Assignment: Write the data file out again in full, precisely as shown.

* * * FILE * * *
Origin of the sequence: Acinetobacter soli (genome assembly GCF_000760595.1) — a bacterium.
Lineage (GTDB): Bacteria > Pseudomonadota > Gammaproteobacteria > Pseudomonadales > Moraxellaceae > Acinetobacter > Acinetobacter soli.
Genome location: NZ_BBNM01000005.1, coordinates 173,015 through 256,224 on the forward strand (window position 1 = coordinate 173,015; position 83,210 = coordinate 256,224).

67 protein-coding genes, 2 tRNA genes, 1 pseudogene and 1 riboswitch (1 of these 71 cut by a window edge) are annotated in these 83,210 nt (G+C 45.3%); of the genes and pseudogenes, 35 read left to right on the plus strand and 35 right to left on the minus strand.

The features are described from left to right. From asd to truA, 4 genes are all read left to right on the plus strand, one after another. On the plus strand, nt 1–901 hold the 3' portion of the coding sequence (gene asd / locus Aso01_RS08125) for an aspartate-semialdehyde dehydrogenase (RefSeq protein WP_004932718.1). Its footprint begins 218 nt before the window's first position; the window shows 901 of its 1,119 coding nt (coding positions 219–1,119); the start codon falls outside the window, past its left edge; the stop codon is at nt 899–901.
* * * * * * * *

Origin of the sequence: Acinetobacter soli (genome assembly GCF_000760595.1) — a bacterium.
Lineage (GTDB): Bacteria > Pseudomonadota > Gammaproteobacteria > Pseudomonadales > Moraxellaceae > Acinetobacter > Acinetobacter soli.
Genome location: NZ_BBNM01000005.1, coordinates 173,015 through 256,224 on the forward strand (window position 1 = coordinate 173,015; position 83,210 = coordinate 256,224).

67 protein-coding genes, 2 tRNA genes, 1 pseudogene and 1 riboswitch (1 of these 71 cut by a window edge) are annotated in these 83,210 nt (G+C 45.3%); of the genes and pseudogenes, 35 read left to right on the plus strand and 35 right to left on the minus strand.

The features are described from left to right. From asd to truA, 4 genes are all read left to right on the plus strand, one after another. On the plus strand, nt 1–901 hold the 3' portion of the coding sequence (gene asd / locus Aso01_RS08125) for an aspartate-semialdehyde dehydrogenase (RefSeq protein WP_004932718.1). Its footprint begins 218 nt before the window's first position; the window shows 901 of its 1,119 coding nt (coding positions 219–1,119); the start codon falls outside the window, past its left edge; the stop codon is at nt 899–901.